David Krejci, Nathan Horton

Report: Nathan Horton accused of throwing a water bottle at Lightning fans


As endearing as it was to see the Tampa Bay Lightning win Game 6 with such a spirited effort, a lot of the good feelings were ruined by a dispiriting showing by fans. Lightning fans made a misguided show of affection by showering the St. Pete Times Forum ice with noise-making devices that were called “rally drums” but looked like some evil manipulation of tennis rackets. (Hopefully the Lightning brass will do away with that promotion if the Lightning make it to the Stanley Cup finals or the franchise could suffer further embarrassment.)

Apparently that already-ugly situation was even worse than it looked, at least if one report is correct. Mike Corcoran of Lightning Insider posted two videos that seemingly capture* Nathan Horton throwing a water bottle at Tampa Bay fans.

It’s unclear what the NHL would do if Horton did, indeed, throw a bottle at fans. While these situations are far from equal, it brings to mind a few situations in the past.

  • Rick Rypien received a six-game suspension for essentially grabbing a Minnesota Wild fan. Obviously, that offense was more serious than Horton’s alleged water bottle toss.
  • John Tortorella earned a one-game suspension for Game 6 of the New York Rangers’ 2009 series against the Washington Capitals for squirting a water bottle and throwing it at a Caps fan. Here is what Colin Campbell said about the incident at the time.

“While it is a difficult decision to suspend a coach at this point in a playoff series, it has been made clear to all of our players, coaches and other bench personnel that the National Hockey League cannot — and will not — tolerate any physical contact with fans,” league disciplinarian Colin Campbell said in a statement last night. “We do not take this action lightly.”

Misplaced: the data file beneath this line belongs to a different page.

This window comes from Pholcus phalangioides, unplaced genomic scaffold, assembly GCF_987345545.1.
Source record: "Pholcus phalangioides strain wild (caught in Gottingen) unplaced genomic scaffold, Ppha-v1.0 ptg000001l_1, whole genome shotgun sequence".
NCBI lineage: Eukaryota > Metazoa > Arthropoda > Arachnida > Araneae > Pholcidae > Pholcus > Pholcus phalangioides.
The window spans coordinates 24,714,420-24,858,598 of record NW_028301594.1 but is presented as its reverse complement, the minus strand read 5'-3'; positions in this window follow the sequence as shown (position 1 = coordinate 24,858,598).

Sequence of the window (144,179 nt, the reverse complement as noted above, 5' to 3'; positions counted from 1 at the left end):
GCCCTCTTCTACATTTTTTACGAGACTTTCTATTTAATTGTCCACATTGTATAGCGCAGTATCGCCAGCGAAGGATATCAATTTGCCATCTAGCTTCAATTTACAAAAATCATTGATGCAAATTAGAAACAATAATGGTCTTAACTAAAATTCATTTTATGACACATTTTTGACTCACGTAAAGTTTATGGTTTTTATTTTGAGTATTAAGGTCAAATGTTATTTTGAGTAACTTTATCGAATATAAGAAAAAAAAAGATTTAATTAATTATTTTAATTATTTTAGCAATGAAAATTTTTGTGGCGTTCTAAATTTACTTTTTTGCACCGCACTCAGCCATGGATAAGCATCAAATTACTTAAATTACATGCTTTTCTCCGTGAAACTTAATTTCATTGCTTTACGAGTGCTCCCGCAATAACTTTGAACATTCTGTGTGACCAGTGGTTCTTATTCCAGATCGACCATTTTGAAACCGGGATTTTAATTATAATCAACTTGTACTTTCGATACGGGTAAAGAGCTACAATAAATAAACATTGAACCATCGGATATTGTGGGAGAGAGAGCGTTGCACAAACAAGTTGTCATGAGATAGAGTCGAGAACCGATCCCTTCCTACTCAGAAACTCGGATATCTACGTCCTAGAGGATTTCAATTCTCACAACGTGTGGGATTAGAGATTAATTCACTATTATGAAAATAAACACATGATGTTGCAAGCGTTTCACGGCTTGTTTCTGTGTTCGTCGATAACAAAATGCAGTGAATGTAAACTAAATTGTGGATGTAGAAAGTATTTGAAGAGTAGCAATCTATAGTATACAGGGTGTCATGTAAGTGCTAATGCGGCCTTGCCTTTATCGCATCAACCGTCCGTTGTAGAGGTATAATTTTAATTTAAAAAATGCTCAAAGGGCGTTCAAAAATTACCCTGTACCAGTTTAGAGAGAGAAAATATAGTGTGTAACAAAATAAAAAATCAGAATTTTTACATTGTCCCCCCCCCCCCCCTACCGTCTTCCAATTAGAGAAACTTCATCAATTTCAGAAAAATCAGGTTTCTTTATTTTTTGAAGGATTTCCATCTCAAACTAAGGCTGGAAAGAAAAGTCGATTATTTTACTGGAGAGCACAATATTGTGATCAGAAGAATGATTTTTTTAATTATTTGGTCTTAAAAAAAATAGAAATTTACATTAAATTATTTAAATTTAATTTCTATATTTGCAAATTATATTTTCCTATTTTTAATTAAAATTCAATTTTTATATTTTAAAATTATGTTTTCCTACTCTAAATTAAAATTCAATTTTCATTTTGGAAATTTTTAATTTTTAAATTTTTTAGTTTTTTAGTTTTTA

That stance could be referenced liberally if the Horton footage is given legitimate credence.

It seems like Horton’s situation is most similar to what happened with Tortorella, but there are some differences. Tortorella is a coach, so one could argue that he is held to a (slightly?) higher standard than a player. The footage of Torts having a problem with the fan was far more official than the patchwork video evidence as well. There also might be more concern about suspending a player versus suspending a coach, especially since that suspension would come during a game that would decide which team represents the East in the Stanley Cup finals instead of a first round match.

There’s no guarantee that the league will need to address this situation at all since the evidence might be deemed shaky, but we’ll let you know if something happens. It’s an ugly situation for both sides: players must keep their cool and fans need to at least have a modicum of respect for the opposing team.

If there’s one silver lining to this story, it’s the possible end of those dopey rally drums (or whatever they are called) in Tampa Bay. If this somehow leads to the demise of Thunderstix too, then Horton’s work might transition from an embarrassment to indirect public service.